NBC recently reported on Hello Barbie – the latest iteration of the world-famous doll. This particular model of the little blonde is revolutionary in two ways: first, it talks to children, and second, it does so via a WiFi connection. The article elaborates that the toy can “carry on a seemingly real conversation by recording what the child says and sending it via Wi-Fi to the cloud for Barbie’s computer-generated response”. At first this seems like a natural progression in an ever-increasingly-digital world – our refrigerators and door locks are online now! Besides, younger and younger children are using the internet, joining social media, and carrying smartphones. Sounds great, right?
Not so fast! As it turns out the conversations are going to be recorded and, what’s worse, kept indefinitely by Mattel’s partner in this endeavor, ToyTalk. Clearly there is room for concern here regarding children’s privacy, as well as the potential to market to little kids, which is morally questionable, at best. The Campaign for a Commercial-Free Childhood (CCFC) is leading the charge against Barbie, claiming:
Hello Barbie is a terrible toy that threatens children’s privacy, well-being and creativity… We must stop Mattel and ToyTalk from spying on children’s private play and spawning a whole host of eavesdropping imitators.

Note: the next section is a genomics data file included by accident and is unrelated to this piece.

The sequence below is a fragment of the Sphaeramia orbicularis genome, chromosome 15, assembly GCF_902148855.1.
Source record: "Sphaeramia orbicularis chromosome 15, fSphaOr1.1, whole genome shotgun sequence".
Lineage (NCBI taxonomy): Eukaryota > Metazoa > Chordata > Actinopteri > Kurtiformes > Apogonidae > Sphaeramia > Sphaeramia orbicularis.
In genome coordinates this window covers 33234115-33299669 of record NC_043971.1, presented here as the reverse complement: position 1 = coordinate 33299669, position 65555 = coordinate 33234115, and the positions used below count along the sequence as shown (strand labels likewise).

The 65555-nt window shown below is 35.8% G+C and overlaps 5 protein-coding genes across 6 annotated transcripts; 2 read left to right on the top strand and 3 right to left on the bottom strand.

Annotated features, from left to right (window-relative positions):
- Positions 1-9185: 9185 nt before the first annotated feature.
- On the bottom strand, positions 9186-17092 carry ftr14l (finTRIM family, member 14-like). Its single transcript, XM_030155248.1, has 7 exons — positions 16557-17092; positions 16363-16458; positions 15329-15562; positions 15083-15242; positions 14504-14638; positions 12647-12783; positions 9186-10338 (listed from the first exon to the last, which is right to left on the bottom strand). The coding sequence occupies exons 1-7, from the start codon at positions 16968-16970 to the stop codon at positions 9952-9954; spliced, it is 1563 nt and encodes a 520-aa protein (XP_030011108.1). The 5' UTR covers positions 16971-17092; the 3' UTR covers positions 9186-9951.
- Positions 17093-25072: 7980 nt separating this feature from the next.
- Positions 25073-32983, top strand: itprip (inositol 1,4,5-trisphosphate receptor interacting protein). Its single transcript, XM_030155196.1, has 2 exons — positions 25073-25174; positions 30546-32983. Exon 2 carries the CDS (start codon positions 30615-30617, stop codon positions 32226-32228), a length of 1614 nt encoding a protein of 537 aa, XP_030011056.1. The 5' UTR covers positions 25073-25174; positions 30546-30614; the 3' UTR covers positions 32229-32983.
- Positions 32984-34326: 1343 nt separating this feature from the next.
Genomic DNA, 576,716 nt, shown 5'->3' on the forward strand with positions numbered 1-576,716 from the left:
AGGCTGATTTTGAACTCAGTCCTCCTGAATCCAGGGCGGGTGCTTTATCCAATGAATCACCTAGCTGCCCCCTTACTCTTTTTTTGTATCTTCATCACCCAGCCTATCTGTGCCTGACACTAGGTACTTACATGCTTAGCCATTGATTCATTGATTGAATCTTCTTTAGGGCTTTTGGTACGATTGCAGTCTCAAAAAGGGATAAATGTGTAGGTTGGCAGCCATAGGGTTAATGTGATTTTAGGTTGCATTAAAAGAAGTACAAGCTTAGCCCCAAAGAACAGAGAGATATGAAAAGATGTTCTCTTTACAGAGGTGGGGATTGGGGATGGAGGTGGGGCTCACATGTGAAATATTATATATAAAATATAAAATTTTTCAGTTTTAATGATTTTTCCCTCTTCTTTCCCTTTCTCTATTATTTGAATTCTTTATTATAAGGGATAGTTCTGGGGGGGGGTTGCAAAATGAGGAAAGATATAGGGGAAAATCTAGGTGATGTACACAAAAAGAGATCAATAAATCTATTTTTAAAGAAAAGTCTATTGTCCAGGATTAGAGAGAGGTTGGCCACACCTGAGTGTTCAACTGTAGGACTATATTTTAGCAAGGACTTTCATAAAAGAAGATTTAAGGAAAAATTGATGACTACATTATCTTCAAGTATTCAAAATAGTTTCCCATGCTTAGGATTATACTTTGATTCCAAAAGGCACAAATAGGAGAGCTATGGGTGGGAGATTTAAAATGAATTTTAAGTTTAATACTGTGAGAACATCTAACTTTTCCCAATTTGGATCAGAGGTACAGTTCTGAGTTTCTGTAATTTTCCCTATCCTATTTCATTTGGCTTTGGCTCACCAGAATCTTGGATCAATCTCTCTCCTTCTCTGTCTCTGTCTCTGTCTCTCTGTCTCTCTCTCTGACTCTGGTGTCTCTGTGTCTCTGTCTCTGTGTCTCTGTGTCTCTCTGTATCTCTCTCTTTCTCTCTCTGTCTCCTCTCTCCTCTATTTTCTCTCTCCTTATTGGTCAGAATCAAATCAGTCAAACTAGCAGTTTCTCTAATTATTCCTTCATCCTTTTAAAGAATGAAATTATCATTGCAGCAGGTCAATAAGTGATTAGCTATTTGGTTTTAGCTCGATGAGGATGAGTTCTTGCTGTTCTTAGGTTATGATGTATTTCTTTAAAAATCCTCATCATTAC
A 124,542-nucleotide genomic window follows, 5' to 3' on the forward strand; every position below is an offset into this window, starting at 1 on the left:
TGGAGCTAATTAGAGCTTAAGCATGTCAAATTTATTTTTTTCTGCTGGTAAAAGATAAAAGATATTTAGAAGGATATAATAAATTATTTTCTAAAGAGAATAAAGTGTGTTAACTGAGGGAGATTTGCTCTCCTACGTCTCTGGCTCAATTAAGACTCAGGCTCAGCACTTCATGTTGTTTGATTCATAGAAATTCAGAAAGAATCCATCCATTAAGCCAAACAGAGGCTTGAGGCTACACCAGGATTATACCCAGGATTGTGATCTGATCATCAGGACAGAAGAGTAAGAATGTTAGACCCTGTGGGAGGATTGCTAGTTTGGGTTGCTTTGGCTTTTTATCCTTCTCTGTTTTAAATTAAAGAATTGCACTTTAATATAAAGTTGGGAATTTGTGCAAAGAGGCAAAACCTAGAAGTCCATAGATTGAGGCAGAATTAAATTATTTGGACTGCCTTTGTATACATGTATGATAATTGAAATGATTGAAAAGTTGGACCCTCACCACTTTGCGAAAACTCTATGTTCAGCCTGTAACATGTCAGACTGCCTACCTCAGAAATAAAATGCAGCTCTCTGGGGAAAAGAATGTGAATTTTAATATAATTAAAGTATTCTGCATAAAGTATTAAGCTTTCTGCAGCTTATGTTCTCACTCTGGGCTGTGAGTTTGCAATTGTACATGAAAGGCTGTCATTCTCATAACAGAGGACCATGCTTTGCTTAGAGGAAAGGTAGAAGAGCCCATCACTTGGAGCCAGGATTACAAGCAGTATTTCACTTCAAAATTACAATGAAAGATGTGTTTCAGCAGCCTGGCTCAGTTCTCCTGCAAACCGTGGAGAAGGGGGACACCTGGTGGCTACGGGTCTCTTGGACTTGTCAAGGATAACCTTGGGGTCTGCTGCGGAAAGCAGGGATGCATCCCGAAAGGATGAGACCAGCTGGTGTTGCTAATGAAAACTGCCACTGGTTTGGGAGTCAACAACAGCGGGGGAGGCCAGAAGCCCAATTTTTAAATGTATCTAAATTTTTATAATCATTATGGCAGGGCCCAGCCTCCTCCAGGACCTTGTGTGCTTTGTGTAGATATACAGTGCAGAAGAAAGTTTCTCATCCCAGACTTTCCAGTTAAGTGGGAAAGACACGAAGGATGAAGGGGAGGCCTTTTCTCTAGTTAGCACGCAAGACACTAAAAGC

Mattel, of course, defended their position and reiterated that children’s safety and privacy are their primary concerns. The company promised that there would be no advertising to children using this latest doll and made clear that parental consent would be required before the WiFi/AI feature was activated. Of course, nothing stops the toy giant from altering their terms and conditions (that are probably not well understood by consumers to begin with) at a later date, diminishing the defense of the Barbie. The official justification for these recordings is that they can help ToyTalk refine their software to better understand children’s speech patterns and, in turn, improve their interactions with Barbie. Mattel and ToyTalk also claim perfect transparency when it comes to their product and even provide a list of all the phrases that the Barbie can say, although it is a whole 270 pages with close to seven thousand sentences!
Interestingly, parental control does not stop at merely giving consent. Parents will actually be able to go online and listen to the recorded conversations between their child and Barbie. Privacy issues don’t stop there either, however – there other concerns, such as if the doll records a particular child’s friends’ conversations (violating their privacy), or the possibility that these recordings could be used in divorce proceedings and trials.
Meanwhile, social media has a new trending hashtag: #hellnobarbie, undoubtedly a poke at the official name of the doll – Hello Barbie. As of the time of writing, the hashtag had over 6k Tweets and 4.5k followers and growing. Perhaps we aren’t quite read to let pre-teens loose into the world of social media and electronic communication, though it will be interesting to see how Mattel and ToyTalk end up dealing with this seemingly unexpected, yet significant, backlash.